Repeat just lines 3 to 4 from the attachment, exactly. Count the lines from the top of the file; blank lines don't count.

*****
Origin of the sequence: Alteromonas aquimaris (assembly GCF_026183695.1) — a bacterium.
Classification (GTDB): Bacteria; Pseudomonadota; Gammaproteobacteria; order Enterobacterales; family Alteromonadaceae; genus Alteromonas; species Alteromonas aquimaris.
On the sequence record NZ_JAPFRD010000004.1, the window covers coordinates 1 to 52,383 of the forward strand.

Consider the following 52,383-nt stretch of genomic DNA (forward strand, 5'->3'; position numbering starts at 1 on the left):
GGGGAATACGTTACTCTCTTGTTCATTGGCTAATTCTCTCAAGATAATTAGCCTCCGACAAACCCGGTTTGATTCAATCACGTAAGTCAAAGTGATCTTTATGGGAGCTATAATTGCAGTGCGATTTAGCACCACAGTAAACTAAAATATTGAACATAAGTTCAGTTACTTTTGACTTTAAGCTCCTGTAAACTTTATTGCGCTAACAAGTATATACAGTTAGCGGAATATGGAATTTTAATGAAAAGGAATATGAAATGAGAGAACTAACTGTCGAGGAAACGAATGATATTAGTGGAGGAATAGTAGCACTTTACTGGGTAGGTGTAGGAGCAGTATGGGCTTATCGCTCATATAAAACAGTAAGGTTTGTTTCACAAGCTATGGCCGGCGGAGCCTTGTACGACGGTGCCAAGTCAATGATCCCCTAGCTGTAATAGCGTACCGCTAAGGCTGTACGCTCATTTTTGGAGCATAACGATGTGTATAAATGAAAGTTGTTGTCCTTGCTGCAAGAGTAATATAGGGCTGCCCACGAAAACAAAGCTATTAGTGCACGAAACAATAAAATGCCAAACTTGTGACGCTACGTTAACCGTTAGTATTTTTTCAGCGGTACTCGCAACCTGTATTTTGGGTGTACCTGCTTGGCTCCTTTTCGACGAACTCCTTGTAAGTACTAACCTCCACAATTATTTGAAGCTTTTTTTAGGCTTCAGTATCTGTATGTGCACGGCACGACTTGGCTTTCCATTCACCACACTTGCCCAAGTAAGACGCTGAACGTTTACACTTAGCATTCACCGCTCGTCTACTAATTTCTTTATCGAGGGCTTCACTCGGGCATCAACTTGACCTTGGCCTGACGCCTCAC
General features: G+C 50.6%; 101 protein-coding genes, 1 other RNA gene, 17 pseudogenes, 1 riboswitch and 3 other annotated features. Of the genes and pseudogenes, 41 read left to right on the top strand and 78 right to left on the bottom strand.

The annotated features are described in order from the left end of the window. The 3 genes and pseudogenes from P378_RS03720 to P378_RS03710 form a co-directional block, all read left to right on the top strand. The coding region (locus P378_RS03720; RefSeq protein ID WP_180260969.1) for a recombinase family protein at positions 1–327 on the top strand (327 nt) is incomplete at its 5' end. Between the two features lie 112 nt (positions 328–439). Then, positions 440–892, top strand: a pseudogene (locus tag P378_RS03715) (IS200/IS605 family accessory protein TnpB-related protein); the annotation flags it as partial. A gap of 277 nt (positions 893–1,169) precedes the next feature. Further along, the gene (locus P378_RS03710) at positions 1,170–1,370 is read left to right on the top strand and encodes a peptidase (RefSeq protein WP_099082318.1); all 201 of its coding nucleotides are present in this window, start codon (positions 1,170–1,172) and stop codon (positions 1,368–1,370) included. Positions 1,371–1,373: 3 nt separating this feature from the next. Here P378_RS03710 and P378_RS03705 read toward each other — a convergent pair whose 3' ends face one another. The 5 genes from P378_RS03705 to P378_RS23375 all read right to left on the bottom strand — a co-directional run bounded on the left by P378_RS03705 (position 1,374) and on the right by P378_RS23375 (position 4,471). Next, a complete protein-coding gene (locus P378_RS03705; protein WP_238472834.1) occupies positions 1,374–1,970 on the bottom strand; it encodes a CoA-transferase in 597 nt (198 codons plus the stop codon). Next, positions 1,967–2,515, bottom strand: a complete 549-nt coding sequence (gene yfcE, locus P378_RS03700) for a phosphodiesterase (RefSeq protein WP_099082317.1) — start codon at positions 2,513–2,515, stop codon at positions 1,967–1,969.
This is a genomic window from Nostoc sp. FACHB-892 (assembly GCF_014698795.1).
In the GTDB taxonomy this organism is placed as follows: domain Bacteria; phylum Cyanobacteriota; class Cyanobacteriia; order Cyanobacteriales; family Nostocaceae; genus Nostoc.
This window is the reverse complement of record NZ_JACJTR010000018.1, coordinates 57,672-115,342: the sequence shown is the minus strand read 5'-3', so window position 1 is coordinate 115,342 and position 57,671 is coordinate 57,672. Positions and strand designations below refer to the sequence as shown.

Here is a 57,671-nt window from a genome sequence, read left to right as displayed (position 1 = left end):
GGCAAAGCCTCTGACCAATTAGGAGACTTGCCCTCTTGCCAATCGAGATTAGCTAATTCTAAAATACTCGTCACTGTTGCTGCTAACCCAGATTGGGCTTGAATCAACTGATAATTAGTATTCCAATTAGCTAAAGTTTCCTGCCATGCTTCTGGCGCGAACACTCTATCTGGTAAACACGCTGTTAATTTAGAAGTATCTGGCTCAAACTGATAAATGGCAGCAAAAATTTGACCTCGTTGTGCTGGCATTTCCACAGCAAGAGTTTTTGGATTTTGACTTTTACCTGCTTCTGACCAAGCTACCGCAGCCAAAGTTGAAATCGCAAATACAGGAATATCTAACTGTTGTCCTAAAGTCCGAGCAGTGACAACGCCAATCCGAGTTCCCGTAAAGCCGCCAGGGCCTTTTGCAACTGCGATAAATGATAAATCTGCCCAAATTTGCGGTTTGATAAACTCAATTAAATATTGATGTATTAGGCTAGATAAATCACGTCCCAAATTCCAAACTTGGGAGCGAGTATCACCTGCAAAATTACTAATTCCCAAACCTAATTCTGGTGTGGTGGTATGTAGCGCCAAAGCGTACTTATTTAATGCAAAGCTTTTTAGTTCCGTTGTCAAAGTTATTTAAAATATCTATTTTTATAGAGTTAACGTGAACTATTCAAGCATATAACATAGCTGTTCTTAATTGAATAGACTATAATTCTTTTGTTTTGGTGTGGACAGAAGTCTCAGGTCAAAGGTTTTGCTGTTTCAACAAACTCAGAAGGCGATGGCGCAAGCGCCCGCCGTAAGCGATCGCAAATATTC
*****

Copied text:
On the sequence record NZ_JAPFRD010000004.1, the window covers coordinates 1 to 52,383 of the forward strand.

Consider the following 52,383-nt stretch of genomic DNA (forward strand, 5'->3'; position numbering starts at 1 on the left):